Maxim Oreshkin, Minister of Economic Development since 2016

Mr Oreshkin started his career at the Central Bank of Russia in 2002 while still in the Higher School of Economics University. In 2006, he moved to Rosbank, where he gradually rose to the executive director position. In 2010, he switched to the investment banking sector. During 2010-2013, he was at Credit Agricole CIB (Moscow branch) and then at VTB Capital, where he focused on the macroeconomic analysis of Russia and CIS. In 2013, he moved to the Ministry of Finance as head of the strategic planning department. He was promoted to Deputy Minister of Finance in 2015 and kept this post until 2016.

Alexei Kudrin PhD, Chairman of the Accounts Chamber since 2018

Mr Kudrin was Minister of Finance during 2000-2011, the longest tenure of this post in the post-Soviet era. He created a Stabilisation fund, which greatly helped the Russian economy during the crises of 2008-2009 and 2014-2015. There were other notable accomplishments during that period of his career. In 2010, Euromoney named Mr Kudrin Finance minister of the year. “For many years, Alexei Kudrin was known as a survivor. As the oil price climbed to dizzying heights, bringing with it the Russian economy, the soft-spoken finance minister battled endless attempts to reach into the country’s suddenly deep pockets and spend as if there were no tomorrow.” From Euromoney article. After 2011, he headed think-tanks, including the Center of Strategic Research (since 2016).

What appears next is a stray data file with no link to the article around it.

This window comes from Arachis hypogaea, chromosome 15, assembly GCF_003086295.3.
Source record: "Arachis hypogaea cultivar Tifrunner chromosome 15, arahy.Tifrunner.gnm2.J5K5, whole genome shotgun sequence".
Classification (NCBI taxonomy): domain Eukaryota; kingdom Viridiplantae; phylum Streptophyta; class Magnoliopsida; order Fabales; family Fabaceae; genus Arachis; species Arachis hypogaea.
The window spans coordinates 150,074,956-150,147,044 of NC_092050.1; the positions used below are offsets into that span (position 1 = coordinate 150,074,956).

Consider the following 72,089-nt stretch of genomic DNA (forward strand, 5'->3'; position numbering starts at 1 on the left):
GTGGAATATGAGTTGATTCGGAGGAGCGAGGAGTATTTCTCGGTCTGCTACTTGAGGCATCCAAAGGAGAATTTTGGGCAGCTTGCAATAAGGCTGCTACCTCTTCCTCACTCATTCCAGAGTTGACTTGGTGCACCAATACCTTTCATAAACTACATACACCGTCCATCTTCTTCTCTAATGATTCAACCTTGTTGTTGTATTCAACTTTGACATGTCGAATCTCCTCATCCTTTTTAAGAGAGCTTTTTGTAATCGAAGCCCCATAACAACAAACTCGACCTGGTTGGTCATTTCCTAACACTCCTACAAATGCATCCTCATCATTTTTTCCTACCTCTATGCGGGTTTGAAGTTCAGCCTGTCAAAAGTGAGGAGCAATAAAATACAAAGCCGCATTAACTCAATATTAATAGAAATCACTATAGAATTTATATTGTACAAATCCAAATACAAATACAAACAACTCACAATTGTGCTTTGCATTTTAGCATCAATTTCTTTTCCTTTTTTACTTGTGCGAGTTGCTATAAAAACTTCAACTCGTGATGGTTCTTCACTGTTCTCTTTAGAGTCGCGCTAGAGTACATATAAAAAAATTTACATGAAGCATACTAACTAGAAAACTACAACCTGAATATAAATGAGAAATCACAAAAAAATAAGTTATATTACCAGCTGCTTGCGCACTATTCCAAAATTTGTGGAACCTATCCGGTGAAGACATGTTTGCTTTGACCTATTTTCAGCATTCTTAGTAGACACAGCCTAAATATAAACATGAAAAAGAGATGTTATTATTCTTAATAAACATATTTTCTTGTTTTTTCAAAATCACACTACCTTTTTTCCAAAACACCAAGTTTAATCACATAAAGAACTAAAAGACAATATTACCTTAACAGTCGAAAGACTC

[1] Euromoney’s decision is based on three factors: the opinions of a committee of Euromoney’s senior editors, chaired by the editor; the views of some of the world’s leading bankers, which Euromoney’s editorial team seeks out in background meetings; and the analysis of the contributors to our service Euromoney Country Risk (ECR), which has more than 400 economists around the world contributing on a regular basis, as well as data sourced and compiled by ECR.


Authors: Vladimir Tsuprov, CIO; Gennady Sukhanov, Deputy Head of Equities & Head of Research; Egor Kiselev PhD, Head of International Business & Investment Marketing; Marina Tsutskiridze, Junior Investment Specialist; Aleksandra Kuznetsova, Junior Investment Specialist